• #
                Dave

                .
                So we are paying over 7 times the price for these solar powered households to reduce CO2. But I thought the Coal Powered Generating Companies paid CO2 TAx at $25 per tonne?

                I think you said each tonne of coal is about produces 2.86 tonnes of CO2 which equals about $75.00.

                Isn’t this double dipping when we are paying these Solar Panel households an inflated price as Manicbeancounter said above:
                The productivity commission estimated the RET scheme “abated” CO2 emissions at a cost of $177–$497/ton

                So in theory we are paying around $250 per tonne of CO2 (average) to save the planet. For all those with solar panels please beware, I AM PAYING FOR YOUR ELECTRICITY in a big way.

                Why not you ask? You reply – “Everyone else is doing it, I’d be a fool if I didn’t do it also.”

                But don’t talk about justifying your decision because you are WRONG.

                You are supporting the collective Green Energy Sustainable CAGW wimps that are profiting from this industry. If you want to put solar panels on your roof and collect 7.3 plus times the rate, then admit it is greed only, nothing else.

                The main reason for this RET is to reduce CO2 isn’t it? You install solar panels and reap money off others, how does that help the bloodIy world when you claim CO2 doesn’t play a role?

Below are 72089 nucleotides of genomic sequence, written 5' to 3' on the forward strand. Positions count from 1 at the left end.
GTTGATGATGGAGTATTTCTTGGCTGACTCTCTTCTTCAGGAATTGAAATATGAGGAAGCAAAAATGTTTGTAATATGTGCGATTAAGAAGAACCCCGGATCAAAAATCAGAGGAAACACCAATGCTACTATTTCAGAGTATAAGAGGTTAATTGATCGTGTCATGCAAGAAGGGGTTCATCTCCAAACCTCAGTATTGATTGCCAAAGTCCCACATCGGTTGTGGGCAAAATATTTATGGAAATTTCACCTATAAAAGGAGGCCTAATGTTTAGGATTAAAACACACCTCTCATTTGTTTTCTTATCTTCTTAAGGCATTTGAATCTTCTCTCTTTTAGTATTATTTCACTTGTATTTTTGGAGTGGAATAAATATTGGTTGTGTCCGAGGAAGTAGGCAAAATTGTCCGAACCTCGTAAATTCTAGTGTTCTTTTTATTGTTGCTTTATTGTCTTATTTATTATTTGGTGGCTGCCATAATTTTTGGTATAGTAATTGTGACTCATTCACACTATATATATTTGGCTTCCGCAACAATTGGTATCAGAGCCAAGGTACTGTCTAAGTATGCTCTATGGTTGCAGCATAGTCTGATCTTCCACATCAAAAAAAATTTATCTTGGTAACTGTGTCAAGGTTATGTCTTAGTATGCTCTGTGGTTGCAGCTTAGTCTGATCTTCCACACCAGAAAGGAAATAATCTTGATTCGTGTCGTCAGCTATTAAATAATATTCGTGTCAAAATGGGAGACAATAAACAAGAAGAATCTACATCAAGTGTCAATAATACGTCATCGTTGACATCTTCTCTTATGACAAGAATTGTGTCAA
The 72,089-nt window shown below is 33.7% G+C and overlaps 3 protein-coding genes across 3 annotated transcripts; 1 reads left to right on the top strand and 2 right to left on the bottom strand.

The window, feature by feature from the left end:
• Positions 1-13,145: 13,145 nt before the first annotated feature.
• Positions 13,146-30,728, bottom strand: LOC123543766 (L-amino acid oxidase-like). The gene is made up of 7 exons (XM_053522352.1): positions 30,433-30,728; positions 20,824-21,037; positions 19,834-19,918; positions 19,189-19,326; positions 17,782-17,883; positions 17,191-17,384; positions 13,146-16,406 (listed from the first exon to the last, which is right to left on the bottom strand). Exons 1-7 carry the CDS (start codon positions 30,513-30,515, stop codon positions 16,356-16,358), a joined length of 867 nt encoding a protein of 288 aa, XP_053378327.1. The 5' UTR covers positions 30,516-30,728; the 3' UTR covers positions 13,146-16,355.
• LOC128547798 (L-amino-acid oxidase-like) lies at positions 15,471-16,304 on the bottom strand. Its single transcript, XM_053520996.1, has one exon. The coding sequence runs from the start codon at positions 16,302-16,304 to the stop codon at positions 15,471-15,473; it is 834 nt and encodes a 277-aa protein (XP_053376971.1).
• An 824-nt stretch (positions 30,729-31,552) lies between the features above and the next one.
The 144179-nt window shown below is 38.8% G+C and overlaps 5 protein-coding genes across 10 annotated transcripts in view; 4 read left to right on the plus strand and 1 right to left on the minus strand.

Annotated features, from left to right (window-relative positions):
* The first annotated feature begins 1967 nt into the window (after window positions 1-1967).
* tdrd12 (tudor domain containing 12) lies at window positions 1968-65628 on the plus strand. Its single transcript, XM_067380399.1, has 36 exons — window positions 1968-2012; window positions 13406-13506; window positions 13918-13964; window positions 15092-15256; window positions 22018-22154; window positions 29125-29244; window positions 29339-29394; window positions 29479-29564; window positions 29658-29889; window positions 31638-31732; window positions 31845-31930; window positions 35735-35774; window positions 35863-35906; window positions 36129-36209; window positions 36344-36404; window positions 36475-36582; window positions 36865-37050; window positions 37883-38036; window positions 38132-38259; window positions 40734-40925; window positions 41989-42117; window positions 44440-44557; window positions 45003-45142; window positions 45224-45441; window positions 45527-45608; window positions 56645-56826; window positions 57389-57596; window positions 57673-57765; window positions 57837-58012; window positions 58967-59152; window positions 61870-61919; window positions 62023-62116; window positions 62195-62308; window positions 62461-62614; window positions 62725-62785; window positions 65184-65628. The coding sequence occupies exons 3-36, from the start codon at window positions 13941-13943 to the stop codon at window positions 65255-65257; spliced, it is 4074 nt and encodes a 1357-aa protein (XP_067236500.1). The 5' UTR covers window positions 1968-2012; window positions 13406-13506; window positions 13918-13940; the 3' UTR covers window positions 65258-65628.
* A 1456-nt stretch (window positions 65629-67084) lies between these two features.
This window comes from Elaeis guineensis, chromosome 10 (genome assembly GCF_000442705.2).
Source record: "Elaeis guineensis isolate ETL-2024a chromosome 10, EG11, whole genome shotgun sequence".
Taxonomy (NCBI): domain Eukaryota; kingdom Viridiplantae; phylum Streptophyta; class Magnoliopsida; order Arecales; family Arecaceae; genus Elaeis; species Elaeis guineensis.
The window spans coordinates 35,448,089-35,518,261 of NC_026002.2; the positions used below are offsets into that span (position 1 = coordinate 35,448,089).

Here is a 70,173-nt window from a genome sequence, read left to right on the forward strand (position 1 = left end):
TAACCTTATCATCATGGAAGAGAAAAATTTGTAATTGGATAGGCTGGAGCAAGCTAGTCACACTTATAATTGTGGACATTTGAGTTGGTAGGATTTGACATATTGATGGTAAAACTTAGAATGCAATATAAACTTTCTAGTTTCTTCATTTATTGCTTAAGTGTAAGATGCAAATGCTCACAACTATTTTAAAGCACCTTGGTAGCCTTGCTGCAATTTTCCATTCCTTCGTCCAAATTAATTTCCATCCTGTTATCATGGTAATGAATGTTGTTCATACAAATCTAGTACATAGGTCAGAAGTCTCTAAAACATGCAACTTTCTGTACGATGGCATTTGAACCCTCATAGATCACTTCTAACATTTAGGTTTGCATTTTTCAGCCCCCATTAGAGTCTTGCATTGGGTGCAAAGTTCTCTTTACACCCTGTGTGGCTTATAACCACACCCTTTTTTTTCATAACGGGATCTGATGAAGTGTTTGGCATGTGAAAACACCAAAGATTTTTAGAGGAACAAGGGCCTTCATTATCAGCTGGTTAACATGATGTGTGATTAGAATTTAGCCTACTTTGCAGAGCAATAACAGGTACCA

So just think of all the people collectively you have affected through TOXIC waste in China due to your purchase of panels.

                The GREENIE solar panels users are worse, because their blind and deaf belief is going to bite back one day and they ARE the instigators of this absolute crime.

                31

              • #
                Mattb

                no probs Tony. it is also reasonable you have a life:)

                30

    • #
      Leo G

      Hang on for another minute TonyfromOz.
      The sun may shine for half the day, but solar PVs don’t output for all the time that the sun shines.
      Typically PVs only generate when the solar irradiance (radiant flux density) exceeds 1000W/m². The Bureau of Meteorology reports that Sydney has an average of 6.79 hours per day of bright sunshine, defined by the cumulative period that the irradiance exceeds a value of 120W/m². The average solar irradiance (radiant flux) for Sydney is 4.54 kWh/m²/day with the monthly average varying from 2.36 to 6.72 kWh/m²/day.
      This implies that on average over the year PV systems in Sydney will generate for at most 4½ hours/day. A realistic figure would be 3½ hours/day.

      20

      • #

        Leo G,

        yes, you are actually close to the mark.

        A production rate at that last quoted figure of 3.5 hours gives these rooftop panels a CF of 14%.

        Their actual CF on an overall Australian average is that figure of 12% I quoted in comment 33.

        Tony.

        20

    • #
      Roy Hogue

      ONE MILLION ROOFTOP SOLAR INSTALLATIONS

      I never had solar electricity. But I fell for solar water heating (twice). Same sad story — I never got back what I paid for the system, even after counting the tax rebate. If inflation had not allowed me to refinance and pay off those loans I would have lost even more money.

      In the end the removal of those panels and the roof repair cost me nearly as much as the original installation.